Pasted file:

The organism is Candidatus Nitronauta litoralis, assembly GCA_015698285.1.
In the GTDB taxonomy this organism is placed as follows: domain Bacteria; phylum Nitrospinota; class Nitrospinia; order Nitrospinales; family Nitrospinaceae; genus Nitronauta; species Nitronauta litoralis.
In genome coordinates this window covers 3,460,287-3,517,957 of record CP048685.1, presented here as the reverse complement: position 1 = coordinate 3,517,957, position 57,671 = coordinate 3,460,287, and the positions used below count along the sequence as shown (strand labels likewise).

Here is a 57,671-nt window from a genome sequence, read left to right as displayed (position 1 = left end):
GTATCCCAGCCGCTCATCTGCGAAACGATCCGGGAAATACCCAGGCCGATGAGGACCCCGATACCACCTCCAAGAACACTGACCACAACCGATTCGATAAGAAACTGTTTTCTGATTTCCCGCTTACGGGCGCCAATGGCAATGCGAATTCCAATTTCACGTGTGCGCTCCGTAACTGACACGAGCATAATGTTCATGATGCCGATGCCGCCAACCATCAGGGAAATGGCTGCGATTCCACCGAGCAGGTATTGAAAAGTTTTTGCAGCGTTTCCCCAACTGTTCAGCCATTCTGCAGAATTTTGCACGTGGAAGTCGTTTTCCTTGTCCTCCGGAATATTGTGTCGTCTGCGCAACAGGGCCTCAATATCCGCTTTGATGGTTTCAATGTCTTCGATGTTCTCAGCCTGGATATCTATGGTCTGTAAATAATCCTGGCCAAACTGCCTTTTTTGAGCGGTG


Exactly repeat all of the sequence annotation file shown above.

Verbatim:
The organism is Candidatus Nitronauta litoralis, assembly GCA_015698285.1.
In the GTDB taxonomy this organism is placed as follows: domain Bacteria; phylum Nitrospinota; class Nitrospinia; order Nitrospinales; family Nitrospinaceae; genus Nitronauta; species Nitronauta litoralis.
In genome coordinates this window covers 3,460,287-3,517,957 of record CP048685.1, presented here as the reverse complement: position 1 = coordinate 3,517,957, position 57,671 = coordinate 3,460,287, and the positions used below count along the sequence as shown (strand labels likewise).

Here is a 57,671-nt window from a genome sequence, read left to right as displayed (position 1 = left end):
GTATCCCAGCCGCTCATCTGCGAAACGATCCGGGAAATACCCAGGCCGATGAGGACCCCGATACCACCTCCAAGAACACTGACCACAACCGATTCGATAAGAAACTGTTTTCTGATTTCCCGCTTACGGGCGCCAATGGCAATGCGAATTCCAATTTCACGTGTGCGCTCCGTAACTGACACGAGCATAATGTTCATGATGCCGATGCCGCCAACCATCAGGGAAATGGCTGCGATTCCACCGAGCAGGTATTGAAAAGTTTTTGCAGCGTTTCCCCAACTGTTCAGCCATTCTGCAGAATTTTGCACGTGGAAGTCGTTTTCCTTGTCCTCCGGAATATTGTGTCGTCTGCGCAACAGGGCCTCAATATCCGCTTTGATGGTTTCAATGTCTTCGATGTTCTCAGCCTGGATATCTATGGTCTGTAAATAATCCTGGCCAAACTGCCTTTTTTGAGCGGTG